The Armada Portrait

Image for The Armada Portrait The Armada Portrait

Queen Elizabeth I (1533-1603)

The Armada Portrait, c.1588.  Attributed to George Gower (c.1546-1596).

 

The Armada Portrait, displayed in the Long Gallery, is a must see for visitors to Woburn Abbey. An impressive picture, it is a statement of power and authority with Queen Elizabeth I portrayed as Empress of the world and commander of the seas.

This portrait of Elizabeth I is attributed to George Gower in 1588 and is an oil painting on an oak panel. It is known as 'The Armada Portrait' because it commemorates the great sea battle of 1588 when the English fleet defeated the invading Spanish Armada sent to overthrow Elizabeth. The view of the battle in the two windows behind the Queen conveys messages of Elizabeth's victory. 

Symbolism

This is probably the most iconic portrait of Elizabeth the Virgin Queen (and is one of three versions in existence). Her hand is firmly on the globe and the Imperial crown reflects her equality with the Holy Roman Emperor and her status as Empress of the world, whilst the mermaid hints at her command of the seas. Her dress, in her preferred colours of black and white, also proclaims her rank and is covered with her favourite gems and precious pearls from the sea, a sign of virginity.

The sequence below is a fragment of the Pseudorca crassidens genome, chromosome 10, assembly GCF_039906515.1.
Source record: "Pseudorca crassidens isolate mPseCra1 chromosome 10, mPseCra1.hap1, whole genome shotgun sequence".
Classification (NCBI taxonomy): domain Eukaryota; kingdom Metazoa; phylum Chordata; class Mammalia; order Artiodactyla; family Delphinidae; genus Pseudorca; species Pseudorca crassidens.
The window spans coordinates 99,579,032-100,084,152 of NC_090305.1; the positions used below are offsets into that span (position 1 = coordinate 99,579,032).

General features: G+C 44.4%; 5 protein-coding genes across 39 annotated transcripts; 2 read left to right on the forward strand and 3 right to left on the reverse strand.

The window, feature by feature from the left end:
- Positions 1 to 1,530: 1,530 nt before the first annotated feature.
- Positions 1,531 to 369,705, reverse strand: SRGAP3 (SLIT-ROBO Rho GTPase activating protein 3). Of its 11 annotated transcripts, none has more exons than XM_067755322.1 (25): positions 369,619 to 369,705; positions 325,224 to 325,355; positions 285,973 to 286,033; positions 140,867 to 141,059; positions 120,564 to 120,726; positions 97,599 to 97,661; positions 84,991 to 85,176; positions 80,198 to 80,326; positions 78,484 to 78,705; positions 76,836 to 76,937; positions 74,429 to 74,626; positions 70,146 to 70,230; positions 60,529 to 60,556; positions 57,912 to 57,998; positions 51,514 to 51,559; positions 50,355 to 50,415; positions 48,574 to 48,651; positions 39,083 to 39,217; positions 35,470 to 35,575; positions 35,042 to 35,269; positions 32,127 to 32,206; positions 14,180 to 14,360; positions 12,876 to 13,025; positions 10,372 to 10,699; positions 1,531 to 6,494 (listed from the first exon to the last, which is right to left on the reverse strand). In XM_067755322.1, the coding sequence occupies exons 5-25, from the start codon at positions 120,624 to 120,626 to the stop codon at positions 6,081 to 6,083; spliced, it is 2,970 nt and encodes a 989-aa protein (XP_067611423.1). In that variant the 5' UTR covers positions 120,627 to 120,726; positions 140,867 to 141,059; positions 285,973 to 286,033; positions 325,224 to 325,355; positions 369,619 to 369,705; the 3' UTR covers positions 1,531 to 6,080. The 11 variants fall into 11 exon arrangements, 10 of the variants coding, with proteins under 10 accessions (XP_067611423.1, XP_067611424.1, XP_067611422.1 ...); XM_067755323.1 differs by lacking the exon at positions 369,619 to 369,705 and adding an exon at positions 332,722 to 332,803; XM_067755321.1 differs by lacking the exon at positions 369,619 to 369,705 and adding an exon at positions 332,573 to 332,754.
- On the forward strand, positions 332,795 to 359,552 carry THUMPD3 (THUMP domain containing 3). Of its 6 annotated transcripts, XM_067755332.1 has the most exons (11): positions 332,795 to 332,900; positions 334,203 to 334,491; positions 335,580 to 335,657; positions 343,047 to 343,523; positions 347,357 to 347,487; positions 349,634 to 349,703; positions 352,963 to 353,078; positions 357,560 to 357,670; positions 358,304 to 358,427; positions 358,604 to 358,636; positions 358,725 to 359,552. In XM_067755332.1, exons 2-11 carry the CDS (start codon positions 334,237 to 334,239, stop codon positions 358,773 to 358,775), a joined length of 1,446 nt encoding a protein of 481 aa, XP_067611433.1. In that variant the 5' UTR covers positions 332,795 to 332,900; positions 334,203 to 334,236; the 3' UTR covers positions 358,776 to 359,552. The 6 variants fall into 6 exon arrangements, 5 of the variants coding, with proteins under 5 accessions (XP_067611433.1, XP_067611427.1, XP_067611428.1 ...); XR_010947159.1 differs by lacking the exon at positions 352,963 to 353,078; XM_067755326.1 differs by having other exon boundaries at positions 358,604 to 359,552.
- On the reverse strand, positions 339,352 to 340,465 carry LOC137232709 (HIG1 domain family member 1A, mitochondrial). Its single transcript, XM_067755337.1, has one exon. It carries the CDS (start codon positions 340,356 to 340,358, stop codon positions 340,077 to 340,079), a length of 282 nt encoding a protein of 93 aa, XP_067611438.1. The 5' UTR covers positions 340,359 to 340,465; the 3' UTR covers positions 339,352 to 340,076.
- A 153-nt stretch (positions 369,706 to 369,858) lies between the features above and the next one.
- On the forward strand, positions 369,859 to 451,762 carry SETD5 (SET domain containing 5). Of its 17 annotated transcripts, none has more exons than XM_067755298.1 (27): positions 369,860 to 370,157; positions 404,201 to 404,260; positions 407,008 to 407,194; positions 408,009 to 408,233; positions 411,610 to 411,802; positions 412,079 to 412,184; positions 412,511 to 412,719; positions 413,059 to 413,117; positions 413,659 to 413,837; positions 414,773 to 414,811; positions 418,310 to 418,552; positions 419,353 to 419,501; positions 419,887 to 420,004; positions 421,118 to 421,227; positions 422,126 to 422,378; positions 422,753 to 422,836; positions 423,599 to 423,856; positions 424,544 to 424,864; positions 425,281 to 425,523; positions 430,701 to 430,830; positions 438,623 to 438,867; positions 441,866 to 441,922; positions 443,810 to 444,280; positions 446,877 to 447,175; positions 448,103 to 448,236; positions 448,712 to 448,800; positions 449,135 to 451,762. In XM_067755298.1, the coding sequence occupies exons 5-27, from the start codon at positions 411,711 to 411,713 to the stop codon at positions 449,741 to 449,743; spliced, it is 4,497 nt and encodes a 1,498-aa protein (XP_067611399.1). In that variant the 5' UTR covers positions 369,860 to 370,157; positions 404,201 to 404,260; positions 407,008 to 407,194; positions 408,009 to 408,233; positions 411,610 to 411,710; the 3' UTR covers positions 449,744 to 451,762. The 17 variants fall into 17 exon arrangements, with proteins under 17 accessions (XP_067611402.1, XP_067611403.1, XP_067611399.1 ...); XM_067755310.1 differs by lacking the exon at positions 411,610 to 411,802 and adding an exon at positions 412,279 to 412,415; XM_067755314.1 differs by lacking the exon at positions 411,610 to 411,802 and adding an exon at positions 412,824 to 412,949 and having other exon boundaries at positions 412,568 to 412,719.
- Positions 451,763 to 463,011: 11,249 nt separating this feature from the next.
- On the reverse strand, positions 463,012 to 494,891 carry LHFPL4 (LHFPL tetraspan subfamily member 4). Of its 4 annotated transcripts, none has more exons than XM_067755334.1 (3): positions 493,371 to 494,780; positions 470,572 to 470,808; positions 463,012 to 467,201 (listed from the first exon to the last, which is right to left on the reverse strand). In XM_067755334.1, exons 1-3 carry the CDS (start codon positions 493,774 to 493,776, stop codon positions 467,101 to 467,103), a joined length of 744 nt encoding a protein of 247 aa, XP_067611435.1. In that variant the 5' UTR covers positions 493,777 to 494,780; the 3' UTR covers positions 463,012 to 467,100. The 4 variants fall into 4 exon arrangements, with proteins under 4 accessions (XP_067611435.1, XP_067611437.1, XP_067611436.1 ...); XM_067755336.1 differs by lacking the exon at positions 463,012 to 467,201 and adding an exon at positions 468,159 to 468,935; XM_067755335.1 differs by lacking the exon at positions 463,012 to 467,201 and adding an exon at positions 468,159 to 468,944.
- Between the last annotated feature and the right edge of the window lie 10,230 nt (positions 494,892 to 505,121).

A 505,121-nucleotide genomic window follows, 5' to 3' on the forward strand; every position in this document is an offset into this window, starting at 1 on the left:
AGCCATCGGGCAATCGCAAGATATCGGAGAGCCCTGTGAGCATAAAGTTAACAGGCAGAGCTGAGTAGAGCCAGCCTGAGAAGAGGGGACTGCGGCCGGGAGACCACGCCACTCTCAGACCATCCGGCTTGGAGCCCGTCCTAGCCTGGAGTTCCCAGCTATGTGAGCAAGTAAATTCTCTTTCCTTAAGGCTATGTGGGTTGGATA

The Long Gallery

The Long Gallery is a space that served several purposes. It could be used for displaying collections of art and for exercise by walking up and down the room when the weather discouraged a visit to the gardens. It is still used by the family when entertaining guests. 

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